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By Allison Khoo
“Does anyone think of a lonely dark room when they think about radiology?” My radiology professor started his first lecture with this question. My classmates and I looked at each other, grinning, and slowly raised our hands. Over half the class had their hands up. It was our first year of medical school and none of us had spent any time on the wards, but still we thought we knew what radiology was. “Well, feel free to join me in the reading room any time –you’ll find it’s hard to catch a moment alone.” he said as he started the slide set.
I still remember the angiograms from that lecture. As I made my way through medical school, pouring over my own patients’ imaging and meeting incredible radiology faculty, I began to seriously considering radiology as a career.
Oh, but you’re so nice!
I got that reaction more than once when divulging my specialty interests, and I believe it comes from the clash of two separate stereotypes. One such stereotype regards radiologists as reclusive introverts hiding far away from patients in the dark. The other regards female physicians as having a sparkly disposition and sunny bedside manner. Even within the medical community, it is difficult for many to find an intersection between these two fantasies.
When I got involved in the interventional radiology interest group at my school, I would very often find myself as the only woman. I know I’m not the only woman interested in radiology to experience this. A recent study of US medical students in their fourth year found that only 2.8% of women applied to radiology compared to 11.8% of men.1 Women are deterred by radiology’s perceived lack of direct patient contact, required physics knowledge, and long hours spent in dark rooms.2 I think there is a systemic component as well. I see relatively few women in radiology for the same reason my mother feels isolated in an engineering company and my sister struggles to find a female roommate for her computer science internship.
In 2012, Interventional Radiology become its own medical specialty through new DR/IR dual certificate programs. An even heavier emphasis has been placed on patient care and has the potential to reform stereotypes of the field as well as attract a different kind of trainee than in the past. As Dr. Martha-Gracia Knuttinen writes in her recent JACR article, “With the impending changes in the training algorithm, it is particularly important now to focus on the active recruitment of female medical students by dispelling preconceived notions of IR as a field that is inimical to women.”3 We can do this by showcasing the variety of women’s health issues treated by interventional radiologists including uterine fibroids, infertility, and breast cancer. We can also emphasize the meaningful social interactions, both physician-physician and patient-physician, required in interventional radiology. Finally, we need to address the exaggerated fears of radiation-induced infertility and connect women interested in the field to practicing mentors.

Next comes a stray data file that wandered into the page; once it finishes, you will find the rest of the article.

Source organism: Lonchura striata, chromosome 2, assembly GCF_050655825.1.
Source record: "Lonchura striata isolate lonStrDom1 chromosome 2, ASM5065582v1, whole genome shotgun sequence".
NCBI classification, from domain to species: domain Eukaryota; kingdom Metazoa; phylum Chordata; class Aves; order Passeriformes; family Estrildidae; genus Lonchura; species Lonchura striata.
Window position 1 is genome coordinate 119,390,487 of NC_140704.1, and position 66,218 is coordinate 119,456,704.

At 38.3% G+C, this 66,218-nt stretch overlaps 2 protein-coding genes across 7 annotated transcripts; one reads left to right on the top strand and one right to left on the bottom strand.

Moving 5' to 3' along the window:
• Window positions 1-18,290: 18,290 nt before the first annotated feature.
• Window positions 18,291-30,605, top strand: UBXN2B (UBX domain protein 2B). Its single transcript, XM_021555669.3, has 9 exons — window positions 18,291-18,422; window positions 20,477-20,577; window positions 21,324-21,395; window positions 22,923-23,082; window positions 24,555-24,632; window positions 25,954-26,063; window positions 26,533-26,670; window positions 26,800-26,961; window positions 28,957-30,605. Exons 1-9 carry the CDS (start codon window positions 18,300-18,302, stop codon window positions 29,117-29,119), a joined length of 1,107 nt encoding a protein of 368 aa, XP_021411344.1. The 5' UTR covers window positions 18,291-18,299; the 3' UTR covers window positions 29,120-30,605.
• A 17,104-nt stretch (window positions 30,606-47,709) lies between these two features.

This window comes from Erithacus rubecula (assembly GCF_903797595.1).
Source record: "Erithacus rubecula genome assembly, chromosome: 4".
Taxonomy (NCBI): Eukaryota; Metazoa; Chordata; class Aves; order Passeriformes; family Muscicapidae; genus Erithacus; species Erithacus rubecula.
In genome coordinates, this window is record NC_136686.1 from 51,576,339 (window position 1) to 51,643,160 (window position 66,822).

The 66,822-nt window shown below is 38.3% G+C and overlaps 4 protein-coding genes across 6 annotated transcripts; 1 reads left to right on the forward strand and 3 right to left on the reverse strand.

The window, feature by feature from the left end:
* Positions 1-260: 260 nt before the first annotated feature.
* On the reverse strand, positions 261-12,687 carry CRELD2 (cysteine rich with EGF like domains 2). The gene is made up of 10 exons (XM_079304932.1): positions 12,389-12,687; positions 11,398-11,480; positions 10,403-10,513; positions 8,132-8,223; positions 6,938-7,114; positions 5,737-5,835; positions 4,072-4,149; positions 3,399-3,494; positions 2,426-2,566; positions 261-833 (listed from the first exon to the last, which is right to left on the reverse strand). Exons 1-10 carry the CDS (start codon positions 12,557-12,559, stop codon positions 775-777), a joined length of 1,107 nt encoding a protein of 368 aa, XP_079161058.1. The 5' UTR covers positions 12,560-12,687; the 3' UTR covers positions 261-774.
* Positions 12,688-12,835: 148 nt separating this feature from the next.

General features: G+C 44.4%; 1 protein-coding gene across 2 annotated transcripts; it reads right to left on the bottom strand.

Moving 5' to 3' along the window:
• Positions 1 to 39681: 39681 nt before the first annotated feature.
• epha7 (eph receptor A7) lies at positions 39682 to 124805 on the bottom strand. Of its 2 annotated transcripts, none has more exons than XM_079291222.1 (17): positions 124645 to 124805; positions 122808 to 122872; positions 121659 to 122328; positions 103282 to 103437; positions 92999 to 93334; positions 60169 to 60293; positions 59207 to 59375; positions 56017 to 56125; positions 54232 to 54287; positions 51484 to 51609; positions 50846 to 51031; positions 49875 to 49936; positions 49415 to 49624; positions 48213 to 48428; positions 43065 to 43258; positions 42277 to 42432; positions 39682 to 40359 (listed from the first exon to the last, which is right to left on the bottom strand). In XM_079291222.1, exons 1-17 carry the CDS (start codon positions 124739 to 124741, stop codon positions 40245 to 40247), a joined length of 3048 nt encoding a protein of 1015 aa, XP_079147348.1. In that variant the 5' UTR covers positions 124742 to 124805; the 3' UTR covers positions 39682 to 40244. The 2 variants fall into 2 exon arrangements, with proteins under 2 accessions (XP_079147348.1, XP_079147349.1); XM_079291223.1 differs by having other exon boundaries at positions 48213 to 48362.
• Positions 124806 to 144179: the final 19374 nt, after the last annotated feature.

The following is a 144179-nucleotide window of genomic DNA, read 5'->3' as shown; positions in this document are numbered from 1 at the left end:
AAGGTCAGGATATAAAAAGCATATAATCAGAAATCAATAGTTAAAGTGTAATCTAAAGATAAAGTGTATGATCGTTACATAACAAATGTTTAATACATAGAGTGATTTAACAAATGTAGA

As over half of the existing DR/IR programs were approved this year, we are now within a unique window of opportunity to attract talented women to this new specialty. Interventional radiologists will be admitting patients, doing diagnostic work ups, and following up in outpatient clinics in addition to their procedural responsibilities. Patients will be seeing more of their radiologists than they ever have before. They will be expecting not just smart and capable- but also so nice.
1 Arleo EK, et al. 2016. “Surveying Fourth-Year Medical Students Regarding the Choice of Diagnostic Radiology as a Specialty.” Journal of the American College of Radiology. 13(2): 188-195.
2 Zener R, et al. 2016. “Women in Radiology: Exploring the Gender Disparity.” Journal of the American College of Radiology. 13(3):344-350.
3 Knuttinen MG. 2014. “Encouraging Women Into the New Diagnostic Radiology/Interventional Radiology Pathway.” Journal of the American College of Radiology. 11(12): 1106.
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